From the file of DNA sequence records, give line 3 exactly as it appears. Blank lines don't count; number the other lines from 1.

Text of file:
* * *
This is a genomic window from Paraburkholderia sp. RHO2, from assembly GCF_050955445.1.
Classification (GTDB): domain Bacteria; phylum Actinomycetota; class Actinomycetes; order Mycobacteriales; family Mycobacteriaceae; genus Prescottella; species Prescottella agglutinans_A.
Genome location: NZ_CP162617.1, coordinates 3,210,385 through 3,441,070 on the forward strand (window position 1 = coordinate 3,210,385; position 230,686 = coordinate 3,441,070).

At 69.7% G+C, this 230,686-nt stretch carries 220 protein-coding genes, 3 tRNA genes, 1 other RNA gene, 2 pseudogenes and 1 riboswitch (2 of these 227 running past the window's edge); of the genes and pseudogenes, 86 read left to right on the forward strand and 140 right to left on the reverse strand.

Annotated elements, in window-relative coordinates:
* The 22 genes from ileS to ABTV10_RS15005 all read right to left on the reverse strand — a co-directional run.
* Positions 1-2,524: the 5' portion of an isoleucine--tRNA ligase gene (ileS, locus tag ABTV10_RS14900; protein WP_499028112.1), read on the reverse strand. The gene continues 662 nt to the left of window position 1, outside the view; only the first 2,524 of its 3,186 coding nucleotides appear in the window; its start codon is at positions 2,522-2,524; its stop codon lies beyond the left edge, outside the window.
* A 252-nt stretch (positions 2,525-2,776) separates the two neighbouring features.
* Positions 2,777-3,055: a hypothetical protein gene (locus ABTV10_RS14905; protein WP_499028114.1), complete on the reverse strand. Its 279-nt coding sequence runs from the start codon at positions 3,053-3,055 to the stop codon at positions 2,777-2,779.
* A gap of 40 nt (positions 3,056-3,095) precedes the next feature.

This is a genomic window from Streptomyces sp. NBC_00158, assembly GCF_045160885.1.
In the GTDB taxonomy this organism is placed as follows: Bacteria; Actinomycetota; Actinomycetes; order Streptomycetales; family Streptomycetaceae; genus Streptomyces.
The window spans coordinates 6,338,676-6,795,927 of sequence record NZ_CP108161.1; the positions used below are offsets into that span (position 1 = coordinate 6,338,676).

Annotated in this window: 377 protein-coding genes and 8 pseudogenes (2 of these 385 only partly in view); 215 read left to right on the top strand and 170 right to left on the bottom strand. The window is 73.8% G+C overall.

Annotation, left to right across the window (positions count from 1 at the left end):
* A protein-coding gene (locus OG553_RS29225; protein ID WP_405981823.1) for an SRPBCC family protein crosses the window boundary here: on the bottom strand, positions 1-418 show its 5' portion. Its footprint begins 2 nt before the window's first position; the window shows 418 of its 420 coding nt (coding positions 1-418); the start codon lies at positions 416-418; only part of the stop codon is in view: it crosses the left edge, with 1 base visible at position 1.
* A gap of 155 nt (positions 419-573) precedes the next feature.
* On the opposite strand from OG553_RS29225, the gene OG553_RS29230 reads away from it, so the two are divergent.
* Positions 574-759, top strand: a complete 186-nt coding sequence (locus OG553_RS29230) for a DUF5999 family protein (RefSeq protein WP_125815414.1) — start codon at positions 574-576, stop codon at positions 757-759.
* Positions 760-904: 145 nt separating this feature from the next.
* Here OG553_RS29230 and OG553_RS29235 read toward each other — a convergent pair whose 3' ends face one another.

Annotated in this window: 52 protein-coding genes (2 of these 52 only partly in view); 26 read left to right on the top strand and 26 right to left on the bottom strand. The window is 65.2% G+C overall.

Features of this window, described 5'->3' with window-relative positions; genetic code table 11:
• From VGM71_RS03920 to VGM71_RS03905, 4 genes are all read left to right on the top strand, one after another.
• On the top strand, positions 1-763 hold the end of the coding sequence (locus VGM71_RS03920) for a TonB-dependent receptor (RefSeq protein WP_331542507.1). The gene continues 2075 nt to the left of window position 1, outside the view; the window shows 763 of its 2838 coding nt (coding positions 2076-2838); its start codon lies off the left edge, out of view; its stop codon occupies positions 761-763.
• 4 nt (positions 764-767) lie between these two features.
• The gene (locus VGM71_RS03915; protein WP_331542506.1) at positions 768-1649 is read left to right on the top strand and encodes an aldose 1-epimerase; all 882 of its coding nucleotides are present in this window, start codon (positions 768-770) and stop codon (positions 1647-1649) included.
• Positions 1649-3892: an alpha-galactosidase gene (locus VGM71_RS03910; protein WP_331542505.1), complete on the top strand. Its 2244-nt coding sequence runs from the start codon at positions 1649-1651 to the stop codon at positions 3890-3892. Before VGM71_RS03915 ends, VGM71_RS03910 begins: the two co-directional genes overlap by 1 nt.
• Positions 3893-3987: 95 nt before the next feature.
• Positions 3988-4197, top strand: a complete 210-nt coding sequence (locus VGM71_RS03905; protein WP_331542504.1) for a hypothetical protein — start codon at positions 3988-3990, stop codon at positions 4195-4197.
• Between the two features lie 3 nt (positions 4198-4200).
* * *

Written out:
Genome location: NZ_CP162617.1, coordinates 3,210,385 through 3,441,070 on the forward strand (window position 1 = coordinate 3,210,385; position 230,686 = coordinate 3,441,070).